B. Harley Bradley House
Frank Lloyd Wright,1900
“The B. Harley Bradley and Warren Hickox houses are widely considered the ‘first Prairie houses,’ in which practically every vestige of Victorian architecture was left behind.”
Frank Lloyd Wright designs the Bradley House for B. Harley and Anna M. (Hickox) Bradley, and the Warren R. Hickox House next door for Anna’s brother.
The Bradley House is acquired by real estate promoter A E Cook in a property trade that takes the Bradley family to Onawa, Iowa.
Joseph H. Dodson purchases the house. The colorful bird enthusiast transforms the stable into a birdhouse factory.
Following Mr. Dodson's death, the property is deeded to his secretary, Lillian “Babe” Nelis, who assisted in the operation of the birdhouse business.
Local businessman and entrepreneur Edwin (Ed) P. Bergeron and his wife Alice purchase the property. Plans for family use of the house were considered but never materialized. They connected with the next owners, who were operating The Holiday House restaurant in Michigan.
Marvin Hammack and Ray Schimel purchase the Bradley House and convert the private residence into a restaurant and inn. For 30 years, The Yesteryear is a favorite dining location.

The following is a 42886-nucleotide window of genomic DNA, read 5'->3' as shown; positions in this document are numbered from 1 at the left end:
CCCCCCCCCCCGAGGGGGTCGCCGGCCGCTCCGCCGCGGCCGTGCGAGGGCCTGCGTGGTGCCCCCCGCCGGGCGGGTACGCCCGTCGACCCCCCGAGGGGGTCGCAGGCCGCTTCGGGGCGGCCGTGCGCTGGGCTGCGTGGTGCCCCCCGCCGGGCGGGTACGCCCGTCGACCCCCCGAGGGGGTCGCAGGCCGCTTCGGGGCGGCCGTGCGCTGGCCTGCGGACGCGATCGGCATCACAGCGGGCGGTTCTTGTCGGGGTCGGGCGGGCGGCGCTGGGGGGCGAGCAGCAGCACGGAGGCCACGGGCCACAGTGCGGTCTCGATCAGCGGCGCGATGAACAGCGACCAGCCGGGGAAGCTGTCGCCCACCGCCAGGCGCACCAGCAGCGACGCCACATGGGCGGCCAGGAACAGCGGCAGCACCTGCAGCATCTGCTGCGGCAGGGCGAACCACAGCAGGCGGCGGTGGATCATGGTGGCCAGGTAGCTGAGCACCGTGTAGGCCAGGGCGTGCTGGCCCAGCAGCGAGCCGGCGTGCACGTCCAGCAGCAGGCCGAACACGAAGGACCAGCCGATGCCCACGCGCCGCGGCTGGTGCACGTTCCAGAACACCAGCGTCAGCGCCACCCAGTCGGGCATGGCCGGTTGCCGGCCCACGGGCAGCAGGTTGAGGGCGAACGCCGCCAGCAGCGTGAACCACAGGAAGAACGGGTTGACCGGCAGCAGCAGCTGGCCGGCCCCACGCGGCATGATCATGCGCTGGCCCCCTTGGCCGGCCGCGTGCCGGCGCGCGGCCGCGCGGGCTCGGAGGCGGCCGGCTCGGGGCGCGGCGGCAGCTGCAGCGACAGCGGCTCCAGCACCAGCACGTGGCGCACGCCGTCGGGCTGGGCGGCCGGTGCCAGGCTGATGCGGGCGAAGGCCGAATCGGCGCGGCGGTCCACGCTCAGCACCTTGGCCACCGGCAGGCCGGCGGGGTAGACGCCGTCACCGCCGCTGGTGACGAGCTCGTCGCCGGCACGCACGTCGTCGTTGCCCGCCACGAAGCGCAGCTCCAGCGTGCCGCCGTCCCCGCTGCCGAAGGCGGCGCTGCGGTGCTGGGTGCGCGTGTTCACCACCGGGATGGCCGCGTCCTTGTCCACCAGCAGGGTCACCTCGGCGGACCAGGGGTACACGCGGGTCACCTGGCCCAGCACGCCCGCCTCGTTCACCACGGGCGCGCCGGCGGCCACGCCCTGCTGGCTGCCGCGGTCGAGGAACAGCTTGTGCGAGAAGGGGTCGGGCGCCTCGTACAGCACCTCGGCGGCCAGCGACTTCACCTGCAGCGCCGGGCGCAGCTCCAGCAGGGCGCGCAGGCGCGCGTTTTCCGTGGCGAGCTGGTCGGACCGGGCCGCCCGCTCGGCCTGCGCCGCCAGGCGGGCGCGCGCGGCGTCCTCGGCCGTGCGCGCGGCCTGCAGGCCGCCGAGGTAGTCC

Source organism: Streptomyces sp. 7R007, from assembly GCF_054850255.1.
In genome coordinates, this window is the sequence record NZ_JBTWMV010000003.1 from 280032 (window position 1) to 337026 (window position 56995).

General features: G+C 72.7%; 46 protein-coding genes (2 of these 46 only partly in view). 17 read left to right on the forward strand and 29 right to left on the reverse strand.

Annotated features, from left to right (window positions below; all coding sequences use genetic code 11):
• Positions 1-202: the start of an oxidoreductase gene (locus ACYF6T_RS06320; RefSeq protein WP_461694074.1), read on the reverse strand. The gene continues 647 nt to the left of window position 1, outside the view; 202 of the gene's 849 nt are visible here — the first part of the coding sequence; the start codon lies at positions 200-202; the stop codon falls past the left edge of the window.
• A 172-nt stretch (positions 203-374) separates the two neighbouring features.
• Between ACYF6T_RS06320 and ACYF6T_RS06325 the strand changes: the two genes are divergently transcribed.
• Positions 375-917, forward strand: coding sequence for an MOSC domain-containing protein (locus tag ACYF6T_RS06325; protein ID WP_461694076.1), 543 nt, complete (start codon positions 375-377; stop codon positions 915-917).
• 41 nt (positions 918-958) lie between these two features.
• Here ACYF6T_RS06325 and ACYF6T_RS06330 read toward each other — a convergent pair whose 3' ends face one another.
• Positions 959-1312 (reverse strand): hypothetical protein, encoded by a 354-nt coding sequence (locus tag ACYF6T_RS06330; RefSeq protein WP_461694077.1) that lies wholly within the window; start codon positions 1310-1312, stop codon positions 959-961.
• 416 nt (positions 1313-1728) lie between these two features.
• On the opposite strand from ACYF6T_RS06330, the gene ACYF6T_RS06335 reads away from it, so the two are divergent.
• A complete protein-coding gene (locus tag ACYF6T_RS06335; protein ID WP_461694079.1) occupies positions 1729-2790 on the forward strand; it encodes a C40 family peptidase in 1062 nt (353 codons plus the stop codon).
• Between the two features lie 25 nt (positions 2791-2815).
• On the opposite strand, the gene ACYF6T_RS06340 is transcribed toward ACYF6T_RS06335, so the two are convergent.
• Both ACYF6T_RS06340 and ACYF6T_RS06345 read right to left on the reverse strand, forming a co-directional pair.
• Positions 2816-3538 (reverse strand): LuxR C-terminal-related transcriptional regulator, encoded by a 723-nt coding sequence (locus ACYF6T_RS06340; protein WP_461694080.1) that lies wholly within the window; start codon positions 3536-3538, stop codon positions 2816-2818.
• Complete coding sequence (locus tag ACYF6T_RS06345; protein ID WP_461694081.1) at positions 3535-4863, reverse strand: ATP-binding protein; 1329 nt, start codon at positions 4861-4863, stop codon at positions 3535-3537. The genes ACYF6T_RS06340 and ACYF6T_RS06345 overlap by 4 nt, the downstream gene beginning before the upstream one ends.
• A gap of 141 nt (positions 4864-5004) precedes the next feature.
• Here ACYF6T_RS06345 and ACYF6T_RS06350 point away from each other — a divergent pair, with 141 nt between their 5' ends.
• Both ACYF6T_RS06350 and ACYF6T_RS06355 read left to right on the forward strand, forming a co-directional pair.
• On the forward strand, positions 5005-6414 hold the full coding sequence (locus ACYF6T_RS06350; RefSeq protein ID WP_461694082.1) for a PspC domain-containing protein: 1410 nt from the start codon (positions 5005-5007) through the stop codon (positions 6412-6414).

The restaurant is purchased by partners Richard Murray of Kankakee and Bradley Hockholder of Stillwater, Minnesota. The business fails.
The Chicago Tribune reports "Financial Problems Eat Away at Historic Home in Kankakee." Art glass and Wright design fixtures are removed and sold through the years.
Steven B. Small, well-known Kankakee businessman, purchases the property in an attempt to save the Bradley House and begin restoration. The house is roofed, saving it from immediate effects of the elements. Mr, Small dies tragically in a botched kidnapping attempt and his widow eventually sells the property.
Attorneys Lee Thacker, Robert LaBeau, and Michael Dietchwiler and architect Ron Moline purchase the Bradley House. The house is converted into an offices. The carriage house is not included in the remodeling and continues in a severely neglected state.
Gaines and Sharon Hall acquire the property to save and restore it when the carriage house comes under threat of demolition. By the end of 2005 the carriage house is restored to its original design and opened as a gift shop.
Wright in Kankakee, a not-for-profit community group, is formed with the mission to acquire the house and open it to the public as an arts and education center. In 2010 the Halls and Wright In Kankakee reach a purchase agreement that opens the house to the public and gives the not-for-profit 10 years to raise the funds to finalize the purchase. The group takes possession June 30 and opens the house for its first public tour July 16.